Reconciliation Week 2014

National Reconciliation Week is celebrated across Australia each year between 27th of May and the 3rd of June. The dates represent two significant milestones in the reconciliation journey.

27th of May – Marks the anniversary of the 1967 referendum which gave the Commonwealth the power to make laws for Aboriginal and Torres Strait Islander peoples and recognise them in the national census.

3rd June – Is the anniversary of when The High Court of Australia delivered the Mabo decision in 1992 which legally recognised that Aboriginal and Torres Strait Islander peoples have a special relationship to the land.

Below are two BTN stories, the first is explaining who Mabo actually was and what he did for Indigenous people. The second video was from this weeks episode explaining how some Indigenous Australians are using dance and music to fight back.

The week is a time for all Australians to learn about our shared histories, cultures and achievements.

We worked with our Year 3 CAT Buddies  to create Aboriginal dot paintings using an outline of our hands and the colours of orange, white, black and yellow which are most commonly seen in Indigenous Australian Art.





It was a great way to honor the Indigenous Australian people along with getting to know our buddies by working together with them to create a piece of art work.


What do you think Reconciliation means?

Why do you think it is important to recognise everyone no matter their culture or background?

What do you know about Indigenous Australians and their culture? 


11 thoughts on “Reconciliation Week 2014

  1. Dear mrs Baldwin ,I think those Aboriginal art paintings are great !
    I liked that all of them are different but show the same type of art.
    From my opinion I think that everyone did a fantastic job and were so creative with the art.
    I also liked the idea of making them with our buddies and that works very well because reconciliation
    means fitting in and working as a team. From Fate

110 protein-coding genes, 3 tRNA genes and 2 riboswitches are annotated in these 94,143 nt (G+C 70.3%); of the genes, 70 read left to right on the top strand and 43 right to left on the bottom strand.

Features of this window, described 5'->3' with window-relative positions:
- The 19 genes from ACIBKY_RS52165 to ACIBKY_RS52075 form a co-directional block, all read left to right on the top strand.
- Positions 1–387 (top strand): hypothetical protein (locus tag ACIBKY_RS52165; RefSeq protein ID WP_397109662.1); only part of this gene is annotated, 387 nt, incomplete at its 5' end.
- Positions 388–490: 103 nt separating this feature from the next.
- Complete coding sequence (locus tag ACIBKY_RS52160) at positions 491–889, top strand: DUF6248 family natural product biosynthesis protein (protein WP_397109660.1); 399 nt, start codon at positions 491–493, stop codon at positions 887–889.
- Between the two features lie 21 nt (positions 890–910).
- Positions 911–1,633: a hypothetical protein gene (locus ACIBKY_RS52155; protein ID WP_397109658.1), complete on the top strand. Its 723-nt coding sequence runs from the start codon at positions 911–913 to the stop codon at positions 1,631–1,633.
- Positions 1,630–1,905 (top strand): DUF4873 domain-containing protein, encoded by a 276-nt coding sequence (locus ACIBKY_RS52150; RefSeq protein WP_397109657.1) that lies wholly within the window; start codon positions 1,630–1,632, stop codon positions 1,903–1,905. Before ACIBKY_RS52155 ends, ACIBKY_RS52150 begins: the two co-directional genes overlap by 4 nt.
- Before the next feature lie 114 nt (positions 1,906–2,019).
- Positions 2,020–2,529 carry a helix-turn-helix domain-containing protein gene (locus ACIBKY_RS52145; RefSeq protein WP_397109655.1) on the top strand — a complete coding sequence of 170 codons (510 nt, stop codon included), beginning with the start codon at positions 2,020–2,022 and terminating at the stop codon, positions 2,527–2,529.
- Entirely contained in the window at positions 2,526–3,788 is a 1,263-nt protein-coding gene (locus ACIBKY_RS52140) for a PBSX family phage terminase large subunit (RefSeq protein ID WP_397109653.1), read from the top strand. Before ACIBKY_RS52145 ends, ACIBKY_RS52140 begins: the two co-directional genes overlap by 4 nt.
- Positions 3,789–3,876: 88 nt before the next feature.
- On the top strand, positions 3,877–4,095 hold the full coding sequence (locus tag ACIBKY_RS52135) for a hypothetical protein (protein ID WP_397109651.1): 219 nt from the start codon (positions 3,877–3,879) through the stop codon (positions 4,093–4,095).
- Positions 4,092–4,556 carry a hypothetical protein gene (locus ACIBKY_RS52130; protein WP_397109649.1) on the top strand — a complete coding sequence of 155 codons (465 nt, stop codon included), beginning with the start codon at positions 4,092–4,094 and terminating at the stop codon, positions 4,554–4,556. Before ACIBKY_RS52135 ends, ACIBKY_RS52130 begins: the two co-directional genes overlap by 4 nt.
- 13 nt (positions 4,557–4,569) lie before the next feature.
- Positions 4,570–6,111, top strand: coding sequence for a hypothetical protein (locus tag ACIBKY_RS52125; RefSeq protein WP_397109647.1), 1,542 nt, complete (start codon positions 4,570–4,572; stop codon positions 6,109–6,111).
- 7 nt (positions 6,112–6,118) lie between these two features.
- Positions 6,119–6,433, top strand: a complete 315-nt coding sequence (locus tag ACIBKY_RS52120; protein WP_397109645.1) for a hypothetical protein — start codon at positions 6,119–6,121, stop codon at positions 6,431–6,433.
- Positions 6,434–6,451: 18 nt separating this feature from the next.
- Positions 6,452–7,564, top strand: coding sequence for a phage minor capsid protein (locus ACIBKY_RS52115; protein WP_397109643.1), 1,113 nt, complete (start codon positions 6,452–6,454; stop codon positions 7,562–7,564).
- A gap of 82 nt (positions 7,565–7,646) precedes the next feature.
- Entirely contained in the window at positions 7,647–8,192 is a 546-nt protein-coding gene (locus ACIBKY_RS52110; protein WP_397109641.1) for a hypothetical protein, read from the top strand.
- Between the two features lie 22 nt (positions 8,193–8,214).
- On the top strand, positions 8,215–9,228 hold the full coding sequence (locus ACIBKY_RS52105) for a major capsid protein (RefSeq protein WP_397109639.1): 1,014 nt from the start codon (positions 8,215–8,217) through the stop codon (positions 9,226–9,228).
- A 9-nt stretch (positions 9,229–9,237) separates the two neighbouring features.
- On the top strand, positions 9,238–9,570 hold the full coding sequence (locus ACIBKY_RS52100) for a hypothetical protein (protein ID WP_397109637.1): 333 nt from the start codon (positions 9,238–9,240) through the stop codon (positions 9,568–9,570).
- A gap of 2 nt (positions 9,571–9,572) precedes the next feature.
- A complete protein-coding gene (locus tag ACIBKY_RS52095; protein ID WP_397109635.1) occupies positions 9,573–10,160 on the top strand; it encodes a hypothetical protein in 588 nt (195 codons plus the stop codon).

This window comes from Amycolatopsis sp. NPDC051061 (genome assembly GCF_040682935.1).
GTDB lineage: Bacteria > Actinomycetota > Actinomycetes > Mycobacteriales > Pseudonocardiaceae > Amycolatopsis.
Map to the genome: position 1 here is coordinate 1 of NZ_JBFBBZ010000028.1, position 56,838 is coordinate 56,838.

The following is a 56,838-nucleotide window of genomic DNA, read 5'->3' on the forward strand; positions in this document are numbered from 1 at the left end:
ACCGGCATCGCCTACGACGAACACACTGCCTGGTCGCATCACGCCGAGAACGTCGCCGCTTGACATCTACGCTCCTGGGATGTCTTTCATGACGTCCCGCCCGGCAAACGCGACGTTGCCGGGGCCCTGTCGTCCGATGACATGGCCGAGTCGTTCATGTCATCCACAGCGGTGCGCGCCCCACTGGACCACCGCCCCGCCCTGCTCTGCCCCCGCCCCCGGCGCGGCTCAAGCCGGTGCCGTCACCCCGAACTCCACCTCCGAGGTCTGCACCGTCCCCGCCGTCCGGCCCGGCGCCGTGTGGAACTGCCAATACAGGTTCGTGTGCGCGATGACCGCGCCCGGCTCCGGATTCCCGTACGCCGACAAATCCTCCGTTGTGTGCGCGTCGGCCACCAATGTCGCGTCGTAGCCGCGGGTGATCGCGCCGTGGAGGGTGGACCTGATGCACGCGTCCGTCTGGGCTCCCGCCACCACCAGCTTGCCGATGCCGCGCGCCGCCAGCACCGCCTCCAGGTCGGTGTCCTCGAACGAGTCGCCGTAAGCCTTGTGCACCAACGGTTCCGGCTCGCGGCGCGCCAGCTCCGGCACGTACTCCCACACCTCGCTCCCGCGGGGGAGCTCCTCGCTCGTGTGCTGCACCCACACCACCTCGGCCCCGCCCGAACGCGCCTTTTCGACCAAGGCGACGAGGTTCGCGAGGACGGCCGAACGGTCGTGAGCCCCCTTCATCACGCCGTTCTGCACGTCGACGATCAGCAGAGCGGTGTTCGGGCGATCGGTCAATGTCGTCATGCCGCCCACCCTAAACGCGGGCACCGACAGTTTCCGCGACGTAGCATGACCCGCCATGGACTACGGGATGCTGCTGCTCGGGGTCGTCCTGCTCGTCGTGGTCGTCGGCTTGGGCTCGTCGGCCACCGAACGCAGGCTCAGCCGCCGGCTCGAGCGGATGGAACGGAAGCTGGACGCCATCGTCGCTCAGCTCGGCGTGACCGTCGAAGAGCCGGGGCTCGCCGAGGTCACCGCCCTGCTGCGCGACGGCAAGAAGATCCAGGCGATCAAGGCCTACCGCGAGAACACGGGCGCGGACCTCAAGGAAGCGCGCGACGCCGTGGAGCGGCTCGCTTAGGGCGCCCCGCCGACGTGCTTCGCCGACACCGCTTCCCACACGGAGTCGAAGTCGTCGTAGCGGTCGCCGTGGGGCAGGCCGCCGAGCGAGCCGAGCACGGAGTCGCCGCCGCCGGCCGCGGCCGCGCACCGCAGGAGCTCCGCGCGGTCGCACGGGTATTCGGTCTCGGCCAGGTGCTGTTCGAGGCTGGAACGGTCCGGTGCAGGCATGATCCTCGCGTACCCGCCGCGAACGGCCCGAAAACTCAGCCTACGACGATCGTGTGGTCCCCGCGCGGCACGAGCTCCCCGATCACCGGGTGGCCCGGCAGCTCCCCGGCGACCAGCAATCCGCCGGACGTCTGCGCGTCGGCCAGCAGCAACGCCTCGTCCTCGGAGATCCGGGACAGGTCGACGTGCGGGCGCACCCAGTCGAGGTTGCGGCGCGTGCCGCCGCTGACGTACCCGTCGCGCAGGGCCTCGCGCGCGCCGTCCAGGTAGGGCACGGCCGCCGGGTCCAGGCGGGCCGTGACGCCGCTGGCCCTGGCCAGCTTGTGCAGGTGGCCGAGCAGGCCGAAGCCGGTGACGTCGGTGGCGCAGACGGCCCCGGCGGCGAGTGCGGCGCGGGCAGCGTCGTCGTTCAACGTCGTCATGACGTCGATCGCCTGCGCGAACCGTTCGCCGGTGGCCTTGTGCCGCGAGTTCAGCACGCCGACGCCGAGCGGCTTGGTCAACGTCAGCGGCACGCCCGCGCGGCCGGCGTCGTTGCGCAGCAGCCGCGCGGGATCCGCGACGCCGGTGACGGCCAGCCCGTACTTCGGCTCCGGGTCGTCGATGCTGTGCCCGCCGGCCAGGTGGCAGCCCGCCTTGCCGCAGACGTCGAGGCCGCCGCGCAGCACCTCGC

2. Dear Mrs Baldwin,
    I had fun with my cat buddy making all the wonderful paintings. It was interesting learning about reconciliation and the impact it had on the Aboriginal people. It is important to recognize that all races are equal!I enjoyed the Dream time stories to.
    From Elena.

  3. Dear Mrs Baldwin,
    I liked it when we did the Aboriginal dot paintings because we worked together to accomplish
    it. Like when the Aboriginal and English people came together to stop what was happening.

    Reconciliation is giving respect to each other and every one around you. It means to respect other peoples cultures and what they do for a living and maybe you can take some thing from it and bring it in to your own life.

    From Anika

    1. Dear Anika, that is good that you enjoyed working together sadly I was away. But i’m still glad most people had a good time with their buddies.
      From Megan

  4. Dear Mrs Baldwin

    I really liked making the hands with my cat buddy. Why is red on the flag and you can’t put it on the art?

    from Luke

  5. Dear Mrs Baldwin
    My mum and I sat tonight and watched the videos on Mabo and Noongar Pop culture and I hope those kids can bring their culture back. Maybe we can do that in class one day to help bring the language back. Mum and I are going to try and watch some more soon.

    from Charlies

    1. Dear Charlie,
      That is terrific that you and your mum watched the episode. Its also great to hear that you learnt a lot from the story and feel passionate about making a difference. Perhaps this is something we can look into further in class. Please let me know if you find any more videos and we could share them with others.
      From Mrs Baldwin

  6. Dear Mrs Baldwin,
    This is a way to recognise the aboriginal people. Because they were here before us so we respect them.
    From Charlie w

  7. Dear Mrs Baldwin,
    I had a great time making the hands it was really fun.
    I think reconciliation means respecting the aboriginals that were on the land before we were here. It is a really good idea.

    Its important to recognise everyone even if there skin looks like a different colour plus looks and shapes to yours.
    From Gracie

Leave a Reply

Your email address will not be published.